A Review on Recent Advances in the Numerical Simulation for Coalbed-Methane-Recovery Process
- Xiaorong R. Wei (University of Queensland) | Guoxiong X. Wang (University of Queensland) | Paul Massarotto (University of Queensland) | Sue D. Golding (University of Queensland) | Victor Rudolph (University of Queensland)
- Document ID
- Society of Petroleum Engineers
- SPE Reservoir Evaluation & Engineering
- Publication Date
- December 2007
- Document Type
- Journal Paper
- 657 - 666
- 2007. Society of Petroleum Engineers
- 5.4.2 Gas Injection Methods, 5.8.6 Naturally Fractured Reservoir, 5.3.1 Flow in Porous Media, 4.1.5 Processing Equipment, 5.10.1 CO2 Capture and Sequestration, 1.2.2 Geomechanics, 5.4 Enhanced Recovery, 5.3.4 Integration of geomechanics in models, 4.1.2 Separation and Treating, 1.6.9 Coring, Fishing, 4.3.4 Scale, 5.5 Reservoir Simulation, 5.8.3 Coal Seam Gas, 4.6 Natural Gas, 3.2.3 Hydraulic Fracturing Design, Implementation and Optimisation, 5.1.5 Geologic Modeling, 5.2.2 Fluid Modeling, Equations of State
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The recent advances in numerical simulation for primary coalbed methane (CBM) recovery and enhanced coalbed-methane recovery (ECBMR) processes are reviewed, primarily focusing on the progress that has occurred since the late 1980s. Two major issues regarding the numerical modeling will be discussed in this review: first, multicomponent gas transport in in-situ bulk coal and, second, changes of coal properties during methane (CH4) production. For the former issues, a detailed review of more recent advances in modeling gas and water transport within a coal matrix is presented. Further, various factors influencing gas diffusion through the coal matrix will be highlighted as well, such as pore structure, concentration and pressure, and water effects. An ongoing bottleneck for evaluating total mass transport rate is developing a reasonable representation of multiscale pore space that considers coal type and rank. Moreover, few efforts have been concerned with modeling water-flow behavior in the coal matrix and its effects on CH4 production and on the exchange of carbon dioxide (CO2) and CH4. As for the second issue, theoretical coupled fluid-flow and geomechanical models have been proposed to describe the evolution of pore structure during CH4 production, instead of traditional empirical equations. However, there is currently no effective coupled model for engineering applications. Finally, perspectives on developing suitable simulation models for CBM production and for predicting CO2-sequestration ECBMR are suggested.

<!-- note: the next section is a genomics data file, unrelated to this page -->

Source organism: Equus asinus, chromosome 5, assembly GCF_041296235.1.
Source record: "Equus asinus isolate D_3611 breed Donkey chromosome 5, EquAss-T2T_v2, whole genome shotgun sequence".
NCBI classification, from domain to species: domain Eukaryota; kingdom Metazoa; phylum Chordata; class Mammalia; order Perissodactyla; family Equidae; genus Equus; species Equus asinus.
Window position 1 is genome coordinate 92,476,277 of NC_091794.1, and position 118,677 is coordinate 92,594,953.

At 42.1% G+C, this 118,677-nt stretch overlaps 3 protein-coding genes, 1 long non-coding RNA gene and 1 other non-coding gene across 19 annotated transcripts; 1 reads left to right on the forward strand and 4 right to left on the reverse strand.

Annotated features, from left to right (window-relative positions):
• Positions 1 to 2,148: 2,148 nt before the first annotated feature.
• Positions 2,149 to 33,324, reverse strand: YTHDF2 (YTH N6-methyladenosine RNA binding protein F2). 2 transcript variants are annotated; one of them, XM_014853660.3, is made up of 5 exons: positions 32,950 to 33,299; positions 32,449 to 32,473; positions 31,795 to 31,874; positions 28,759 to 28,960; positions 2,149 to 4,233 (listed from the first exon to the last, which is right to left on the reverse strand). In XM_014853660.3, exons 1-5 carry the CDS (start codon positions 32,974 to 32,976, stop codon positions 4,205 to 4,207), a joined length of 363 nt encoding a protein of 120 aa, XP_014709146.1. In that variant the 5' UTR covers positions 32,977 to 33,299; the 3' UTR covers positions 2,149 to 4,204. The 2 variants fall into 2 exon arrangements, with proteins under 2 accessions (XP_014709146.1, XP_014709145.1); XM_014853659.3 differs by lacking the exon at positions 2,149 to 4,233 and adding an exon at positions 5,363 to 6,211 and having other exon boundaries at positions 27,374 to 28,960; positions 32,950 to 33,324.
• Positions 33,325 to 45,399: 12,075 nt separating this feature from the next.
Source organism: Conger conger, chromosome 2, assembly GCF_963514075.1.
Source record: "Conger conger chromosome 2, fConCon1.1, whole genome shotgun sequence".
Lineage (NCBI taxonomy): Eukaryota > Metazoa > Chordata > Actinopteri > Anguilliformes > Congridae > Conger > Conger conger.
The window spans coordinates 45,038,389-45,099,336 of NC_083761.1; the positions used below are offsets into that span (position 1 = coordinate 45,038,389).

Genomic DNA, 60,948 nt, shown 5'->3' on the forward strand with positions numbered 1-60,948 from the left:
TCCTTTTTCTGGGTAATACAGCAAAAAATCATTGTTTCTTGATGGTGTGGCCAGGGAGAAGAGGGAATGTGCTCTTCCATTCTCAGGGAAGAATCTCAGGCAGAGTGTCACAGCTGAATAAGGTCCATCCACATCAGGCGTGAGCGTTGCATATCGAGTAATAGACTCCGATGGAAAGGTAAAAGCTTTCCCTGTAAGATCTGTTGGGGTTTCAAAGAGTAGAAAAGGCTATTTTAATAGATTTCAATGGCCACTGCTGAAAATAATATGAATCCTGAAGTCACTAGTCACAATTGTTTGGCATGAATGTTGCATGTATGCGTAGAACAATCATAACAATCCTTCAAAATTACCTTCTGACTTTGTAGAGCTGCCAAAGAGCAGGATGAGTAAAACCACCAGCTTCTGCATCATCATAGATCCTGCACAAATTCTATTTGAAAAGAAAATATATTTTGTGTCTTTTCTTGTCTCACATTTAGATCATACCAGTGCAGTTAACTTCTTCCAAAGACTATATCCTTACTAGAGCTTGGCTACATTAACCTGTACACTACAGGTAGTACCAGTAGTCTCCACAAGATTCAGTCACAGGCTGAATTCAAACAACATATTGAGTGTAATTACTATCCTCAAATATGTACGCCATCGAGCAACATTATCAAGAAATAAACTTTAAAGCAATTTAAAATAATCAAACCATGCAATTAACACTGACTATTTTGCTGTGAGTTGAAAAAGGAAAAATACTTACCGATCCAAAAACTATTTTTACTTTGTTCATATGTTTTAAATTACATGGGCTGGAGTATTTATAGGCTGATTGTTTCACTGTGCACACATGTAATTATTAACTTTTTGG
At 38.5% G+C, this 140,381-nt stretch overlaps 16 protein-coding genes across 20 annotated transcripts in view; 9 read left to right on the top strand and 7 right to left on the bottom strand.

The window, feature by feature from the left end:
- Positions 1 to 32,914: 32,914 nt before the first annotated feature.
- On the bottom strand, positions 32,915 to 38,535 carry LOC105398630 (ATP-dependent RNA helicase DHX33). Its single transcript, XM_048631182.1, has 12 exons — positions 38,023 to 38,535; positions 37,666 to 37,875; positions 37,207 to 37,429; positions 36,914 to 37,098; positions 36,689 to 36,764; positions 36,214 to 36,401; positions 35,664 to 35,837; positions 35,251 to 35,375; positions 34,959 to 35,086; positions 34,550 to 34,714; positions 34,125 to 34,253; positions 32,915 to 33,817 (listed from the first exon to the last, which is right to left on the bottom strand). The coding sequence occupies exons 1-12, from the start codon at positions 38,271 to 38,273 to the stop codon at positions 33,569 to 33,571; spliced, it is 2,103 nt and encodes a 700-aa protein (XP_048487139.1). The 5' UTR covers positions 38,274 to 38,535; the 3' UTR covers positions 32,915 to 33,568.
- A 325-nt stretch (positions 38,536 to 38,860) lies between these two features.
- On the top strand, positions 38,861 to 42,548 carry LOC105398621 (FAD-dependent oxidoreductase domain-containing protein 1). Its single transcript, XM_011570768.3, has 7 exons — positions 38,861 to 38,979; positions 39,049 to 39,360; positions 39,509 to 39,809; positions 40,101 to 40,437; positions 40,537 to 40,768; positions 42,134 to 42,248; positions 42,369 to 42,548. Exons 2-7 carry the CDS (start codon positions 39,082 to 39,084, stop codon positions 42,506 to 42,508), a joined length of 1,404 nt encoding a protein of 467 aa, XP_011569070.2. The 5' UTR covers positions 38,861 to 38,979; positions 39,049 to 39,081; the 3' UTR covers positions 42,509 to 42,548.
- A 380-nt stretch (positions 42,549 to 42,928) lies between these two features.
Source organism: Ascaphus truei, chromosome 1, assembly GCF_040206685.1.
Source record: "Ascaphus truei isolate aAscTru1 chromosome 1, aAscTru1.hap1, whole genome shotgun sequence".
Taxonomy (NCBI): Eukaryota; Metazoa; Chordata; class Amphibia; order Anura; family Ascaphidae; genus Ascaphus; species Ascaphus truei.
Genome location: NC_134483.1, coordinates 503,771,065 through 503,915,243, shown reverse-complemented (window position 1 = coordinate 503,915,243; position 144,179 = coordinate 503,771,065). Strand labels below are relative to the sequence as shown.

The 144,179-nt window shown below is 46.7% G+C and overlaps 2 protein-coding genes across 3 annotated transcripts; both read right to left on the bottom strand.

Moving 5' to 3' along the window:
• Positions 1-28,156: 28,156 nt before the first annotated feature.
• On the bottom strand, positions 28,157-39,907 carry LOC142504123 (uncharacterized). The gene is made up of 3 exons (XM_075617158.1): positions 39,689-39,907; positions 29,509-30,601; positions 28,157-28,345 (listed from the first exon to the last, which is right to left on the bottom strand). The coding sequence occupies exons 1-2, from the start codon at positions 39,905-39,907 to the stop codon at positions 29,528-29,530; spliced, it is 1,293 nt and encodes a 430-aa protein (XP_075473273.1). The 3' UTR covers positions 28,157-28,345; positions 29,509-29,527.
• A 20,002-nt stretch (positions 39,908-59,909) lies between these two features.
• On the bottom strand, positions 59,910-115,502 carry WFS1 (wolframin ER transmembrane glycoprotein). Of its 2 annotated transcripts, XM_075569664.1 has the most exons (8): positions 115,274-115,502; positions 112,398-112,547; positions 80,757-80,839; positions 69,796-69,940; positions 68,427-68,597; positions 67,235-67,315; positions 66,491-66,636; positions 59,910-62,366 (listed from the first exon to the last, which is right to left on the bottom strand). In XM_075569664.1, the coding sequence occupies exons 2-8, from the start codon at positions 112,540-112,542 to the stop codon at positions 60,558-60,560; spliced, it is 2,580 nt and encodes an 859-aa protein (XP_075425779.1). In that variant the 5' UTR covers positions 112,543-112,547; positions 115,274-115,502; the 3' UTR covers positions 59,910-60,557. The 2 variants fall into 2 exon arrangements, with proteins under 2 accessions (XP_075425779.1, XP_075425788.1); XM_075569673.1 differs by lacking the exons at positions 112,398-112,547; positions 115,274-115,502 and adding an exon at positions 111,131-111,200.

CBM has been recognized as a significant natural gas resource for a long time. Recently, CO2 sequestration in coalbeds for ECBMR has been attracting growing attention because of greater concerns about the effects of greenhouse gases and the emerging commercial significance of CBM.
Reservoir-simulation technology, as a useful tool of reservoir development, has the capability to provide us with an economic means to solve complex reservoir-engineering problems with efficiency. The development of a numerical simulator for CBM-reservoir simulation before the late 1980s has been reviewed by King and Ertekin (1989a, 1989b). This paper will further present the recent advances in this highly active area, focusing on modeling the CBM and ECBMR processes.
Pore Structure and Gas-Diffusion Mechanisms. The pore structure of coal is highly heterogeneous, and the heterogeneity of the pores depends on the coal type and rank (Unsworth et al. 1988, Laxminarayana and Crosdale 1999). Recent studies (Smith and Williams 1984; Gan et al. 1972; Clarkson and Bustin 1999a) suggest that lower-rank coals usually exhibit a bidisperse or multimodal pore structure, with significant fractions of the total pore volume being larger than 30 nm and smaller than 1.2 nm. The commonly assumed pores in coals can be divided into three categories: micropores (<2 nm), mesopores (between 2 and 50 nm), and macropores (>50 nm) (Shi and Durucan 2003a, Cui et al. 2004).
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